by Heather R. Darsie
This is Part II of a four-part series, which seeks to look at what were considered the attributes of a Renaissance prince, and who of our four princes embodied the ideals of the Renaissance best. What were some of those themes? The idea of a Renaissance man stood for a person who strove to embrace knowledge and develop himself. This included concepts such as the arts, knowledge, physical achievements, and social ideals. More plainly and for a prince, this could include cultivating a court known for patronizing artists, musicians, and the like; establishing educational institutions, a good degree of physical fortitude, and things such as chivalric love or engaging in acts of charity.
Francis I, by Jean Clouet via Wikimedia Commons
During this series, we will compare James IV of Scotland, Francis I of France, Henry VIII of England, and the Holy Roman Emperor Charles V. Please do leave a comment; I would enjoy hearing your thoughts!
And now for our second prince, Francis I of France!
Francis was born on 12 September 1494 in Cognac, France. He was the first of five Valois kings from his part of the family. Francis possessed a chivalrous imagination, likely due to the way he was raised by his mother and because Francis became the heir presumptive of the French throne when he was around four years of age. Francis indulged in the arts and music, and appreciated the value of scholarly works.
Francis also appreciated the visual arts, and is to thank for bringing da Vinci to France. After Francis’ victory at the Battle of Marignano in September 1515, Francis was invited to dine with the Pope. He spent additional time in Italy and granted a pension to da Vinci, amongst other Italians. Da Vinci traveled with Francis back to France, bringing with him several works of art. Da Vinci passed away in France some years later.
Another significant contribution Francis made to the world of art was establishing the school of Fontainebleau. After another, unsuccessful campaign in Italy in the 1520s, Francis returned to France in 1527 and brought even more talented Italian artists with him. He set about restoring a hunting lodge in the Forest of Bièvre, employing Italian artisans to restore and engross the building. It became the palace of Fontainebleau, a royal residence for Francis. The first Italian artist arrived at Fontainebleau around 1530, with another large group coming along in 1540. The artists developed a specific style, and eventually set about making prints of their work.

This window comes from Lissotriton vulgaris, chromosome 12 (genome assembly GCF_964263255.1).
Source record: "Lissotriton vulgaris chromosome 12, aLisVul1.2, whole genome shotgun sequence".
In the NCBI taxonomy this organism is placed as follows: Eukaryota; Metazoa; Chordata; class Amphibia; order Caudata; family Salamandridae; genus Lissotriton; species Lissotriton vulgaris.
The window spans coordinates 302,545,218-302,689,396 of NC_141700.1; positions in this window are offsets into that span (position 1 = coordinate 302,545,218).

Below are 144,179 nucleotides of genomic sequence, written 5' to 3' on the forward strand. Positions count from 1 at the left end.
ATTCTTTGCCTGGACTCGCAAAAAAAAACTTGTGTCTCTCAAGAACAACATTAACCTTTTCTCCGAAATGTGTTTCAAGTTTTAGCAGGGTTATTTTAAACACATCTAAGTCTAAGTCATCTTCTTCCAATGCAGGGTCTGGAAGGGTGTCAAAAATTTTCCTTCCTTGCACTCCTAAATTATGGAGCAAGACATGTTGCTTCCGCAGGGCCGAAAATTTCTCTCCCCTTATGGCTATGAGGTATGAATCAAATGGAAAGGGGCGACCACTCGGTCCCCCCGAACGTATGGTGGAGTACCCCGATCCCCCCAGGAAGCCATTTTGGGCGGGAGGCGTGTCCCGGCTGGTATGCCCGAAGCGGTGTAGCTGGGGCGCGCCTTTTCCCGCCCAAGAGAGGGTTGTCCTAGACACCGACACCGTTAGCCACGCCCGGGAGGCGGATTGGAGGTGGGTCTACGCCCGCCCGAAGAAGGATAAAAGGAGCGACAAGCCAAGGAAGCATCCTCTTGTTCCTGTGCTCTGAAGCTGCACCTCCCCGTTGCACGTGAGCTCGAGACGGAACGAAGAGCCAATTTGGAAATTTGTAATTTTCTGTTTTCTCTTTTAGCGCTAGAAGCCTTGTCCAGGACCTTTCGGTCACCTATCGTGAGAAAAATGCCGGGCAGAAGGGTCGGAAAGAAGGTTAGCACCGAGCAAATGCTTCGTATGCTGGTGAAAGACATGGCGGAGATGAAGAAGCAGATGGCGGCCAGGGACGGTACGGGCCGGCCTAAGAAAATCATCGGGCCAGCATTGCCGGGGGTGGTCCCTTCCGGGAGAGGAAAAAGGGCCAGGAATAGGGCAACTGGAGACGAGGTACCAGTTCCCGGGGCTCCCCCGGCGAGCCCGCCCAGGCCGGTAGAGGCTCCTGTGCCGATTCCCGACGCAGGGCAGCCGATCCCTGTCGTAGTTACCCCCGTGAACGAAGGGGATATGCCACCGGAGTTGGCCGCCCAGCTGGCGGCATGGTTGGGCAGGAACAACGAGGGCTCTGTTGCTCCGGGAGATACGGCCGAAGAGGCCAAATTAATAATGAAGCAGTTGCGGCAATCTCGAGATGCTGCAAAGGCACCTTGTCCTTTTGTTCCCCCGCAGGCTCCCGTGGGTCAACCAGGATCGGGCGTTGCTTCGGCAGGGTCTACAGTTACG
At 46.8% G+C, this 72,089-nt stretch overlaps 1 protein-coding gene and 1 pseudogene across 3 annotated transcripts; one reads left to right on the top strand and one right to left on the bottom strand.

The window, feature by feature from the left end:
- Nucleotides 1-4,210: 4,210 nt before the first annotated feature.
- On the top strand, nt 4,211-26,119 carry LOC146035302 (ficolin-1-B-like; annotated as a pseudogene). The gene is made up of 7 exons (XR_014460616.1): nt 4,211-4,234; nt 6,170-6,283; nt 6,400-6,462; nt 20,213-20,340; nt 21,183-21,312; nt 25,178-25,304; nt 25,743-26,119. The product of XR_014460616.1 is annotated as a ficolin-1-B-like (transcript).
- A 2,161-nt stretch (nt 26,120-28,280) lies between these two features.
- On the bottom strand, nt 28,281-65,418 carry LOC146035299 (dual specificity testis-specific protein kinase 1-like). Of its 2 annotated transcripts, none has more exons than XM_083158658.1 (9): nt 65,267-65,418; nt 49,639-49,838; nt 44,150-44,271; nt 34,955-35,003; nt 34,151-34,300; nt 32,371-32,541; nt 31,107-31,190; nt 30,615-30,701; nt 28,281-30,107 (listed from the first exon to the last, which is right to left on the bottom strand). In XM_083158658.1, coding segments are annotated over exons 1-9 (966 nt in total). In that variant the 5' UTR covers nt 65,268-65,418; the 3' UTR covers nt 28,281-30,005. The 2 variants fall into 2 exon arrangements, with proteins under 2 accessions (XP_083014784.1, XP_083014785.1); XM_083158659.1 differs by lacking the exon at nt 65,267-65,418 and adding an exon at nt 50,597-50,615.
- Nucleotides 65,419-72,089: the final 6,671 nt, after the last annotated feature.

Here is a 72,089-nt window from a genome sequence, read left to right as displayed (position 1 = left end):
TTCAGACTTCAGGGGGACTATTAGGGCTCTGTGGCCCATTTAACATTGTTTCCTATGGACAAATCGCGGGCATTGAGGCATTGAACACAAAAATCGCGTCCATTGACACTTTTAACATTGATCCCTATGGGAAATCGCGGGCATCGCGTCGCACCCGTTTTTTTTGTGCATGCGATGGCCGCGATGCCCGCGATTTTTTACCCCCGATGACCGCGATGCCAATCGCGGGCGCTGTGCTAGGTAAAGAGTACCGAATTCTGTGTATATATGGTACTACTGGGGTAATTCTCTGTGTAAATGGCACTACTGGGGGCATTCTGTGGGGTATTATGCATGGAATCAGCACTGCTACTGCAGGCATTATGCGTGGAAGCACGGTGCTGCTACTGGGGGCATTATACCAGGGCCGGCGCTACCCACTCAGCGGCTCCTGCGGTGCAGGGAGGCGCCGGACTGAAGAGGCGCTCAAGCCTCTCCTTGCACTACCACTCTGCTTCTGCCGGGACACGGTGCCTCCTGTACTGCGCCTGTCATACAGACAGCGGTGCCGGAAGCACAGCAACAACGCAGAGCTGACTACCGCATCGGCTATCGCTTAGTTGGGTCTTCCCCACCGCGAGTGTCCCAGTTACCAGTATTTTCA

After Francis died in 1547, Fontainebleau experienced a lengthy decline until Henry IV became King of France in 1589. This second school of Fontainebleau featured mainly French, not Italian, artists. This second school existed on into the 17th century.
Francis was a patron of music, too, having established a polyphonic chapel and a monophonic chapel at his court. His court musicians frequently went back and forth between where Francis was holding court and Notre Dame in Paris. This sharing of musicians allowed for developing secular and religious styles to intermix to a degree, creating a unique sound in early modern French music.
Francis’ main contributions as a man of the Renaissance live on through the schools of Fontainebleau and through music from the time period. A chivalrous romantic, he also embraced the ideals of his time when it came to courting women. Finally, though his Italian campaigns to gain territory may have failed, he gained something far more significant and long-lasting by bringing back many Italian artists and artisans to France.
What do you think of Francis I as a Renaissance prince?
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- Her Brother’s Keeper: Marguerite of Navarre Rescues Francis I from the Emperor
- Marguerite of Navarre: Queen of the Renaissance
- A Very Brief Introduction to the Master of François de Rohan
- The Little Book of Love
Sources & Suggested Reading
- Vioux, Marcelle. Francis I. Encyclopedia Britannica. https://www.britannica.com/biography/Francis-I-king-of-France Retrieved 15 November 2016.
- Eds. Battle of Marignano. Encyclopedia Britannica. https://www.britannica.com/event/Battle-of-Marignano Retrieved 15 November 2016.
- Voorhies, James, Fontainebleau. Met Museum. http://www.metmuseum.org/toah/hd/font/hd_font.htm Retrieved 25 November 2016.
- Wright, Craig. Music and Ceremony at Notre Dame of Paris, 500-1550. Cambridge: Cambridge University Press (1989).
Categories: This and That